3.15.2010

Sun Roon Renovation: Keeping the Heat In & Cold Out (or Vice Versa)

We insulated the ceiling of the sun room-soon-to-be-office a few months ago during a short stretch of warm weather, but months of snow and cold have held up the sun room renovation since then. When the forecast called for 60 and sunny last week we quickly moved "insulate sun room floor" to the top of the to-do list.

We removed the beat-up lattice trim and S crawled under the sun porch with his tape measure and a pad of paper to figure out exactly how much insulation we needed to buy. With little in-house storage and a shed that's falling in on itself, making sure we do not accumulate leftover project materials is critical. After doing a bit of research online, we decided to secure the insulation with sheets of plywood, mostly to keep critters from building any kind of nest in the fiberglass batting.

With our measurements and a gift card from my brother and sister-in-law in hand we set off for the 'Depot. We picked out the insulation for floors and basements with the highest R value we could find and bought one bundle of sheets for the straight-cut areas, and one roll for the places where we would cut the insulation on a 45 degree angle. Instead of buying the cheapest 1/2" plywood we could find, we opted for 1/4" luan because it was marginally less expensive, but much lighter and hopefully easier to maneuver in the two-foot high crawl space.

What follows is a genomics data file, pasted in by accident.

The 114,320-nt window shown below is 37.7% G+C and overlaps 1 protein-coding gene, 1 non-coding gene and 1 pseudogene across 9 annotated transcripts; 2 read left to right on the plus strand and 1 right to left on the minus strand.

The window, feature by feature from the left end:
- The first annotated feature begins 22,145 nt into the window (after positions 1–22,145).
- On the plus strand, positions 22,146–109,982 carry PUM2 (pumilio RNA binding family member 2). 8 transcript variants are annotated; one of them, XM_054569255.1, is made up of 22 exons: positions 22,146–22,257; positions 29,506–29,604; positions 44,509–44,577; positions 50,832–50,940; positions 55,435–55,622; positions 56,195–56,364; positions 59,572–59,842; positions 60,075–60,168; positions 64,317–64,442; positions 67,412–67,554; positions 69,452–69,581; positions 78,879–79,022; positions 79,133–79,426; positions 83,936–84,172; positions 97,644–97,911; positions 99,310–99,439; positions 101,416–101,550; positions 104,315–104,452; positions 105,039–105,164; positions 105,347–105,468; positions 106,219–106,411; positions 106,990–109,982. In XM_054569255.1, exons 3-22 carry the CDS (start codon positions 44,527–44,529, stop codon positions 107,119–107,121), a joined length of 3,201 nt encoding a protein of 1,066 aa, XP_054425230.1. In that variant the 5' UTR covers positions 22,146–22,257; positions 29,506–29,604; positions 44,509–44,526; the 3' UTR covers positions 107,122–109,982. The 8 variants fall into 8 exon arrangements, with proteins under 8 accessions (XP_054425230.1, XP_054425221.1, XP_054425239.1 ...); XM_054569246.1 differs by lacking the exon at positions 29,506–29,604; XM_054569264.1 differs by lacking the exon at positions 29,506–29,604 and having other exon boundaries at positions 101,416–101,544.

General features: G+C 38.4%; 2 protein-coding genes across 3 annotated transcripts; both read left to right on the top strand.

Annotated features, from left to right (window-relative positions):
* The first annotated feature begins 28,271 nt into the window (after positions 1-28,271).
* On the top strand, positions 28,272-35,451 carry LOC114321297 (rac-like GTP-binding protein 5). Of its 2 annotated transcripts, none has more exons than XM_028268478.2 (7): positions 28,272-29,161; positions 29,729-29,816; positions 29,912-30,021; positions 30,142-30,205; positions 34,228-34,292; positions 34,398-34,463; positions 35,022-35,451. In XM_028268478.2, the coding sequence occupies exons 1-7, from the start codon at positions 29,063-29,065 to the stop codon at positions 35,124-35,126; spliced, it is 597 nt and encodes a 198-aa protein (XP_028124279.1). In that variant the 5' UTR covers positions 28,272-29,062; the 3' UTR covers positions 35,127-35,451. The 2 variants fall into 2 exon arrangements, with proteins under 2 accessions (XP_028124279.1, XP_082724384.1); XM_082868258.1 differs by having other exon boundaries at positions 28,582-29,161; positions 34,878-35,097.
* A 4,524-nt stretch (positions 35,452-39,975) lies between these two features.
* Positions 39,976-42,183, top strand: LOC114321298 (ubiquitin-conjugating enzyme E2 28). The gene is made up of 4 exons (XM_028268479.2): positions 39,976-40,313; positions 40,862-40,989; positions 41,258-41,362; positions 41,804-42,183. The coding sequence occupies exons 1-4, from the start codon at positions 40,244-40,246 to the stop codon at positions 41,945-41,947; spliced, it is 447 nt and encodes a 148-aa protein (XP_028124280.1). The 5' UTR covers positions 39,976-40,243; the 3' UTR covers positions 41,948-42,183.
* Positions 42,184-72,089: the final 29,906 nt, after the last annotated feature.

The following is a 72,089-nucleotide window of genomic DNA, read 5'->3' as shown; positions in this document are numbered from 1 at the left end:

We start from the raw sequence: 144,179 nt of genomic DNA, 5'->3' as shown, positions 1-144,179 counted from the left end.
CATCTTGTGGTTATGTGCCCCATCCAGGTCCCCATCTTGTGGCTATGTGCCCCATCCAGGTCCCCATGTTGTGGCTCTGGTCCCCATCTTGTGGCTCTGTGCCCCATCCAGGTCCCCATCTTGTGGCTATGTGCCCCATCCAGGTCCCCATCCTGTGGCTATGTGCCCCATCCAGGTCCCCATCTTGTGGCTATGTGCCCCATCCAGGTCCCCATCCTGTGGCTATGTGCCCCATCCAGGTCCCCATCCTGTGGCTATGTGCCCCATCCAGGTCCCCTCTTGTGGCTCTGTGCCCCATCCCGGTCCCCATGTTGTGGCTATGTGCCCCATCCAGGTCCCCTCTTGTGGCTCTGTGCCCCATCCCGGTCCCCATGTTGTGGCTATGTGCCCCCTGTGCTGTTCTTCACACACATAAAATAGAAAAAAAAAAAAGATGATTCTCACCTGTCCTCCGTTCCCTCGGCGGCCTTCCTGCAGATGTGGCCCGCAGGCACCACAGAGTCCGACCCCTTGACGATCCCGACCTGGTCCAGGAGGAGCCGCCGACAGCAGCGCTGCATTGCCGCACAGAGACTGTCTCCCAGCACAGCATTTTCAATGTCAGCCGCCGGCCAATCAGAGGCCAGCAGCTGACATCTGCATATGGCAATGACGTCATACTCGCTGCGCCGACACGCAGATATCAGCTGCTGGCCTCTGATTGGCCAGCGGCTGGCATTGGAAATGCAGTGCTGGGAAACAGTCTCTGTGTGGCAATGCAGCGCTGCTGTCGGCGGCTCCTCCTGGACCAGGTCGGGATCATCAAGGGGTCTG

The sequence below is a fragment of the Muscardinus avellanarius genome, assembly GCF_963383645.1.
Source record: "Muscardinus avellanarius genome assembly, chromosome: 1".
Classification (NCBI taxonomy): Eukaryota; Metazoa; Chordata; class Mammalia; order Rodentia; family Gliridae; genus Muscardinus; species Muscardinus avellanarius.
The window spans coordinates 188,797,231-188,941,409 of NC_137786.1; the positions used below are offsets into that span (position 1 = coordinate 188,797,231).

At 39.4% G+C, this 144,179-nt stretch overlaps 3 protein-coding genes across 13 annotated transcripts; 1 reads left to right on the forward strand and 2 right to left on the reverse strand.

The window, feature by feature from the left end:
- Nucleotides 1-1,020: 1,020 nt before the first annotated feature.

We took my car to the 'Depot because it has a rack on top and apparently that makes it more suitable for carrying plywood than S's car. I hardly think it matters. It was a minor fiasco putting the plywood on the car, but fortunately we were at the 'Depot early enough that we didn't gather an audience, so I don't think we'll be showing up on YouTube any time soon. However, I was so nervous driving with the plywood on top of the car that I forgot to take any photos. Boo me.
Once back at the Hive, S suited up in work clothes covering as much as his body as possible, and pulled out the drill, circular saw, and tape measure. He made quick work of the insulating portion of the project as he crawled in and out from under the porch about a gazillion times.
The angle cuts were a bit more tricky, and unfortunately there were a ton of them.
S had his system down and I was relegated to insulation-passer and photographer, two jobs I gladly accepted.

The luan proved to be much easier to work with in the tight space than heavy plywood would have been. The cordless circular saw cut through it easily, which is a good thing since each sheet needed a few inches shaved off of the end and at least once notched out area for the foundation posts.
The whole project took just a bit more than half a day, including the trip to Home Depot. Hopefully all the hard work will pay off in the end. It's just a bit difficult to notice any difference when we still have eight single-pane, drafty porch windows in the room. Guess what just moved into the top slot on the to-do list?

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